Micro-Drones: The New Face Of Cutting-Edge Warfare
by Will Ferguson and David Hambling
23 July 2012
Drones are getting smaller and smarter, able to navigate and identify targets without GPS or human operators
FAR from the aeroplane-sized craft that are the face of cutting-edge warfare, a much smaller revolution in drones is under way.
Micro-aerial vehicles (MAVs) with uncanny navigation and real-time mapping capabilities could soon be zipping through indoor and outdoor spaces, running reconnaissance missions that others cannot. They would allow soldiers to look over hills, inside buildings and inspect suspicious objects without risk.
Unlike their larger cousins, whose complex navigation systems let them fly autonomously for hours or even days (see “Aloft for longer than ever”), MAVs are not known for their smarts. They typically rely on a GPS signal to tell them where they are, and on human operators for nearly everything else, such as where to go, what to look for and where to land.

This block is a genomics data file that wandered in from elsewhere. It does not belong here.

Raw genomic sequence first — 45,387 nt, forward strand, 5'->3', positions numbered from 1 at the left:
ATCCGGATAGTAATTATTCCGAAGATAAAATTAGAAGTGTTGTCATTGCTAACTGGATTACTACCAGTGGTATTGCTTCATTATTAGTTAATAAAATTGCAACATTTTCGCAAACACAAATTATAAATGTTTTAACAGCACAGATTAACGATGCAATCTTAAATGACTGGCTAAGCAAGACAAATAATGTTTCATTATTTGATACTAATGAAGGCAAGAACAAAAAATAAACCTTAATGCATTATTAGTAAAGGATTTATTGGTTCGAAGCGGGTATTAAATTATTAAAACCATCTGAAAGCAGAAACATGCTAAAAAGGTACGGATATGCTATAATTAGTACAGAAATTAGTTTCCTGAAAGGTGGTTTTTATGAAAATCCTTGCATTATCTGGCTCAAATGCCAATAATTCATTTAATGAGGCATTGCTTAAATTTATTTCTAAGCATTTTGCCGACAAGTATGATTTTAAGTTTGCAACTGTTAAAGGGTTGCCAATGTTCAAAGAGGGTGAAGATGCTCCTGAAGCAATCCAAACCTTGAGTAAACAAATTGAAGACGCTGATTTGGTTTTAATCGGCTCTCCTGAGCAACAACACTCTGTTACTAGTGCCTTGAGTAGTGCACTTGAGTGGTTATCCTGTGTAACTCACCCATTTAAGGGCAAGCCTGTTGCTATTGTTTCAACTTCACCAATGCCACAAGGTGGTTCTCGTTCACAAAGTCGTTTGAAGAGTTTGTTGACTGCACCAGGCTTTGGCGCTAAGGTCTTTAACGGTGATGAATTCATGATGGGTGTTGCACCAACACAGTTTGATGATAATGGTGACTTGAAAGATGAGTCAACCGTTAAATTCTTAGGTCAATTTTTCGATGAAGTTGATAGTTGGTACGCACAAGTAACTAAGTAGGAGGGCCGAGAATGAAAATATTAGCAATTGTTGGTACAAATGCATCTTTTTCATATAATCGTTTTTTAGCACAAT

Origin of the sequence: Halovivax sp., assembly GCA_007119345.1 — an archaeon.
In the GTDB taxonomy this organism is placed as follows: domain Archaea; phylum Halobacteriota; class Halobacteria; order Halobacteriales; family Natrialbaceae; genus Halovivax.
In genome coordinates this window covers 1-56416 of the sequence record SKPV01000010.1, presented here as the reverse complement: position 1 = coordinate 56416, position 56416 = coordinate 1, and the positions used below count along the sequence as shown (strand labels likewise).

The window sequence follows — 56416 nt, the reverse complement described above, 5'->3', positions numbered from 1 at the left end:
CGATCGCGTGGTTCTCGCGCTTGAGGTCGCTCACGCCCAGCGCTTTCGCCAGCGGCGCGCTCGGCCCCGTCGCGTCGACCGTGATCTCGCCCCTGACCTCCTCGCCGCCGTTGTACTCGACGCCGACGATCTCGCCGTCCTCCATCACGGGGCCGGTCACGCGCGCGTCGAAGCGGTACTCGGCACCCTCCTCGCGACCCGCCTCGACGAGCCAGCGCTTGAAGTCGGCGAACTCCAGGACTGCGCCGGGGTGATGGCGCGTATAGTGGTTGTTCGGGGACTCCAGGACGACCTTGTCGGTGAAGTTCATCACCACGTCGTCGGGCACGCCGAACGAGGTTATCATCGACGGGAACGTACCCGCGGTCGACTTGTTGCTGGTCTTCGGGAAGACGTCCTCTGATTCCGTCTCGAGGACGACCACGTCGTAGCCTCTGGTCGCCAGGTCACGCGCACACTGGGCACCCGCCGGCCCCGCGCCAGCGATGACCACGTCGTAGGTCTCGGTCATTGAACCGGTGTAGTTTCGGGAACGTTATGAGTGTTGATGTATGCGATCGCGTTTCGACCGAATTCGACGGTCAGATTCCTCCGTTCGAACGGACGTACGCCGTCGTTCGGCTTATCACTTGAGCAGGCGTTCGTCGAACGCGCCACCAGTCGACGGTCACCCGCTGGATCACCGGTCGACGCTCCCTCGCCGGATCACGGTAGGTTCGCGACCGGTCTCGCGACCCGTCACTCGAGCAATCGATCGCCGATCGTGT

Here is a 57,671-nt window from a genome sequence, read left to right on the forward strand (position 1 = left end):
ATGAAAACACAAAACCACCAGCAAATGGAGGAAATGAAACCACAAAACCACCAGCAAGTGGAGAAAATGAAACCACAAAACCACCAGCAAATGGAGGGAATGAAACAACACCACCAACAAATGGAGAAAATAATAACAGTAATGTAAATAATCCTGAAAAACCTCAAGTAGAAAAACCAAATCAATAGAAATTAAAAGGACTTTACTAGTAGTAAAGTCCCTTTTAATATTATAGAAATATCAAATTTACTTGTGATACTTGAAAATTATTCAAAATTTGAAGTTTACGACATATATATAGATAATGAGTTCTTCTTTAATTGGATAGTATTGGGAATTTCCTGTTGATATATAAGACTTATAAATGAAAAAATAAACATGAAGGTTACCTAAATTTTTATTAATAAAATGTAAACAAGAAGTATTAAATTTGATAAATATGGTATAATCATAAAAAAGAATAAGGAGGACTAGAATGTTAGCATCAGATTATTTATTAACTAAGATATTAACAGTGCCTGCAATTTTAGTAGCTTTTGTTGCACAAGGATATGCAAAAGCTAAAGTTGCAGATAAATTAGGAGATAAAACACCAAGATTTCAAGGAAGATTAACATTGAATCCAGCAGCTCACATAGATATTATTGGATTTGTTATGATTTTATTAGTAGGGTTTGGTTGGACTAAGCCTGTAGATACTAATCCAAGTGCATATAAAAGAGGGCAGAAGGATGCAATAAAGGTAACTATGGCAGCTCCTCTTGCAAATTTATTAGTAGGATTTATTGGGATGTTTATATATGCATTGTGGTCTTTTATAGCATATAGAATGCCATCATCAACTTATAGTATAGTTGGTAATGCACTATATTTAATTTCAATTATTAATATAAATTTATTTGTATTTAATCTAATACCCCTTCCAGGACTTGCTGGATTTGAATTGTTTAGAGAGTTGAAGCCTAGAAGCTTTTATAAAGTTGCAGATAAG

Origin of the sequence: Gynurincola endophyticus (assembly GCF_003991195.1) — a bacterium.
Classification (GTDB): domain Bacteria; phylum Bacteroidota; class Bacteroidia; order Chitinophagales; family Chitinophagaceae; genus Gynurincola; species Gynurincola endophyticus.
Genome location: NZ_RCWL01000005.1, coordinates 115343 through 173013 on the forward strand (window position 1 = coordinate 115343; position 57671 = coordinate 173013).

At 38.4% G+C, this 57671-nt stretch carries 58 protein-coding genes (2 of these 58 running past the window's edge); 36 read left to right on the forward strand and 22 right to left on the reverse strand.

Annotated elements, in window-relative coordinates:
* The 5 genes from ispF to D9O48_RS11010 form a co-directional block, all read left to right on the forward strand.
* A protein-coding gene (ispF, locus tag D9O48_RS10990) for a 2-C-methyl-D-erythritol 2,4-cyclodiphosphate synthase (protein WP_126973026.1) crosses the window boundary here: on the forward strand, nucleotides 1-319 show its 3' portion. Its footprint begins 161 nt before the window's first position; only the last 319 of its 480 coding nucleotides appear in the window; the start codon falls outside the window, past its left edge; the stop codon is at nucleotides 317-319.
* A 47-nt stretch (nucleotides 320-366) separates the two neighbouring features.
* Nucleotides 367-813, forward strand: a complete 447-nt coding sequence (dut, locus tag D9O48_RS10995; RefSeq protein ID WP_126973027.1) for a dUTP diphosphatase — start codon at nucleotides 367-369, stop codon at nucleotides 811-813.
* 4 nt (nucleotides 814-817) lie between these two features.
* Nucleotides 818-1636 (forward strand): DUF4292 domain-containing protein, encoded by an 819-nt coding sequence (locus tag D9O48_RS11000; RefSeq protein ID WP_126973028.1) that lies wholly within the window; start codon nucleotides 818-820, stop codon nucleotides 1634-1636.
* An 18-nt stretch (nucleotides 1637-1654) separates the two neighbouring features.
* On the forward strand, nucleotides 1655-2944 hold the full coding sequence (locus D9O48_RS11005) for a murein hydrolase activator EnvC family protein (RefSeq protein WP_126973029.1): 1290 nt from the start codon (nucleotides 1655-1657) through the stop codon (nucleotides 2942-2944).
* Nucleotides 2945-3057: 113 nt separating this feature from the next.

Now researchers led by Roland Brockers at the NASA Jet Propulsion Laboratory in Pasadena, California, have developed a MAV that uses a camera pointed at the ground to navigate and pick landing spots. It can even identify people and other objects. The system enables the drone to travel through terrain where human control and GPS are unavailable, such as a city street or inside a building.
A human operator needs to tell the drone only two things before it sets off: where it is and where its objective is. The craft figures out the rest for itself, using the camera and onboard software to build a 3D map of its surroundings. It can also avoid obstacles and detect surfaces above a predetermined height as possible landing zones. Once it selects a place to put down, it maps the site’s dimensions, moves overhead and lands.